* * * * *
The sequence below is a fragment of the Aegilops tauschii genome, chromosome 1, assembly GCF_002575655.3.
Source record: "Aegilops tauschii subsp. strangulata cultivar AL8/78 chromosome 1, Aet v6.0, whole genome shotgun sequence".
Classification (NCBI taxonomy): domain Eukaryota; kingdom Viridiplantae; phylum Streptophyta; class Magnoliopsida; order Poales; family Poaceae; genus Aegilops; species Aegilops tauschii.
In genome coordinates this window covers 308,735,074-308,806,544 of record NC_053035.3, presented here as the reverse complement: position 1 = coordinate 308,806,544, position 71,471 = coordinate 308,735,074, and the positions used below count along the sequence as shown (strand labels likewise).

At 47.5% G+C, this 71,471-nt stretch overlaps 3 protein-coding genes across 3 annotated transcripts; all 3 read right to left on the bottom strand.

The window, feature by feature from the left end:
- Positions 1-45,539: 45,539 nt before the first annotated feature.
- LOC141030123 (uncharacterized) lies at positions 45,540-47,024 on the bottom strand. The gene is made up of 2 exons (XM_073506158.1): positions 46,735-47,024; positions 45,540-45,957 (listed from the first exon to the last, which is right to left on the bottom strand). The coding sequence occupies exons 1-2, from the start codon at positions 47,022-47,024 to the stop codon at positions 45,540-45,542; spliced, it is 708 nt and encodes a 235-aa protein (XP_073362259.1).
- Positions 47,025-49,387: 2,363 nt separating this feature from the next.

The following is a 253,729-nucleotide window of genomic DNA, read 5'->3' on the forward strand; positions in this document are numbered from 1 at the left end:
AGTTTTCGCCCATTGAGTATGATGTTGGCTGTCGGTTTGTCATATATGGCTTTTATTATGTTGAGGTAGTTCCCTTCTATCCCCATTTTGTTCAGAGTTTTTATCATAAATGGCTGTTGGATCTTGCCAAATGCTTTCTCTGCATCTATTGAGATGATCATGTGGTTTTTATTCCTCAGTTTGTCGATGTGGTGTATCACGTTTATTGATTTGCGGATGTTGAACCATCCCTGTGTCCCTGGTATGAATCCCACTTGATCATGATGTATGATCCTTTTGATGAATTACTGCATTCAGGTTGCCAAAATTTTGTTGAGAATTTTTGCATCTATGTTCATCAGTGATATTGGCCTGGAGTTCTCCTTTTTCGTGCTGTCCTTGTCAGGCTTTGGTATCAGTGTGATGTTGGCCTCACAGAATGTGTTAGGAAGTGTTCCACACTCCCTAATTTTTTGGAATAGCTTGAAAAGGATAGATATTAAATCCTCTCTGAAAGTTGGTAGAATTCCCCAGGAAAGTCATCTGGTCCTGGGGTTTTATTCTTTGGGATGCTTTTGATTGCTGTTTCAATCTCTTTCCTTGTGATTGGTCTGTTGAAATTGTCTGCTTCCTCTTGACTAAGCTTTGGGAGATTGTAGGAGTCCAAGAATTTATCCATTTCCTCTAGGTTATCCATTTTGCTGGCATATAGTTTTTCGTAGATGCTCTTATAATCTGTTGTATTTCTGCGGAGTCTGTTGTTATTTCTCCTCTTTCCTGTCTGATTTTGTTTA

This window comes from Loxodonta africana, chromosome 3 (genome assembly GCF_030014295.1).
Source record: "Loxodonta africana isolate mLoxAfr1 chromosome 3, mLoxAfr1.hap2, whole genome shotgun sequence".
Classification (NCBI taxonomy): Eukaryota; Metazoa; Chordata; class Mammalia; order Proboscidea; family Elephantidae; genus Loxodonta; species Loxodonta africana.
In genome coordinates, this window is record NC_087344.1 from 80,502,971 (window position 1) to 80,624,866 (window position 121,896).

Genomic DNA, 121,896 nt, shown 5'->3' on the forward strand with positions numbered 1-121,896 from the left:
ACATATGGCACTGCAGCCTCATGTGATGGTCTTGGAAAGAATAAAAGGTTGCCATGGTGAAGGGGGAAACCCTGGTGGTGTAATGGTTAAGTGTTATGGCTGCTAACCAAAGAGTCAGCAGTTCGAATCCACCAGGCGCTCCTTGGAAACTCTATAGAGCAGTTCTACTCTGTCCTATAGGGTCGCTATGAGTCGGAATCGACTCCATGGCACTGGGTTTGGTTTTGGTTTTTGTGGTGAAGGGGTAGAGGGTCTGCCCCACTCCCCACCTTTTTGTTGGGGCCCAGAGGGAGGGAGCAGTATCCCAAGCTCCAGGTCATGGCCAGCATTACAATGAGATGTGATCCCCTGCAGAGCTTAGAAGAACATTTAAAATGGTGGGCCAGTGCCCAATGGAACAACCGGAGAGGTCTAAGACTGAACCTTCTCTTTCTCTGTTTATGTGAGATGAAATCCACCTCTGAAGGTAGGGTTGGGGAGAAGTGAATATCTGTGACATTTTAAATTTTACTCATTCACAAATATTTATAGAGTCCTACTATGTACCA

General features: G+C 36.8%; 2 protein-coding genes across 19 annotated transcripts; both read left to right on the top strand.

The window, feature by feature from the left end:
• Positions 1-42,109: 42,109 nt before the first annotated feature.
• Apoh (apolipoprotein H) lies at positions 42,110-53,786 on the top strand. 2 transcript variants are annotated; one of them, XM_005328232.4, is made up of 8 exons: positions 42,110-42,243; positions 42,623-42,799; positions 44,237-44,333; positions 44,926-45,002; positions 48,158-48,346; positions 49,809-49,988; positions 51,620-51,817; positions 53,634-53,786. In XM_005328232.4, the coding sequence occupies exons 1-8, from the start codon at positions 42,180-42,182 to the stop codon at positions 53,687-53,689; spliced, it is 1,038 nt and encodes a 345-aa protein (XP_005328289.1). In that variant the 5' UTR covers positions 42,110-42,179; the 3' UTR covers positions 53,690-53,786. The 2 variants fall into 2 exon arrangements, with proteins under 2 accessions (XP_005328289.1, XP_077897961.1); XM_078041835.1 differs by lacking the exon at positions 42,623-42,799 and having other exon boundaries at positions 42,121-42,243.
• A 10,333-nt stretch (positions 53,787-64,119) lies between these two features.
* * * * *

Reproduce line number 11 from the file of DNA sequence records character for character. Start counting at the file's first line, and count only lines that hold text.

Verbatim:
AGTTTTCGCCCATTGAGTATGATGTTGGCTGTCGGTTTGTCATATATGGCTTTTATTATGTTGAGGTAGTTCCCTTCTATCCCCATTTTGTTCAGAGTTTTTATCATAAATGGCTGTTGGATCTTGCCAAATGCTTTCTCTGCATCTATTGAGATGATCATGTGGTTTTTATTCCTCAGTTTGTCGATGTGGTGTATCACGTTTATTGATTTGCGGATGTTGAACCATCCCTGTGTCCCTGGTATGAATCCCACTTGATCATGATGTATGATCCTTTTGATGAATTACTGCATTCAGGTTGCCAAAATTTTGTTGAGAATTTTTGCATCTATGTTCATCAGTGATATTGGCCTGGAGTTCTCCTTTTTCGTGCTGTCCTTGTCAGGCTTTGGTATCAGTGTGATGTTGGCCTCACAGAATGTGTTAGGAAGTGTTCCACACTCCCTAATTTTTTGGAATAGCTTGAAAAGGATAGATATTAAATCCTCTCTGAAAGTTGGTAGAATTCCCCAGGAAAGTCATCTGGTCCTGGGGTTTTATTCTTTGGGATGCTTTTGATTGCTGTTTCAATCTCTTTCCTTGTGATTGGTCTGTTGAAATTGTCTGCTTCCTCTTGACTAAGCTTTGGGAGATTGTAGGAGTCCAAGAATTTATCCATTTCCTCTAGGTTATCCATTTTGCTGGCATATAGTTTTTCGTAGATGCTCTTATAATCTGTTGTATTTCTGCGGAGTCTGTTGTTATTTCTCCTCTTTCCTGTCTGATTTTGTTTA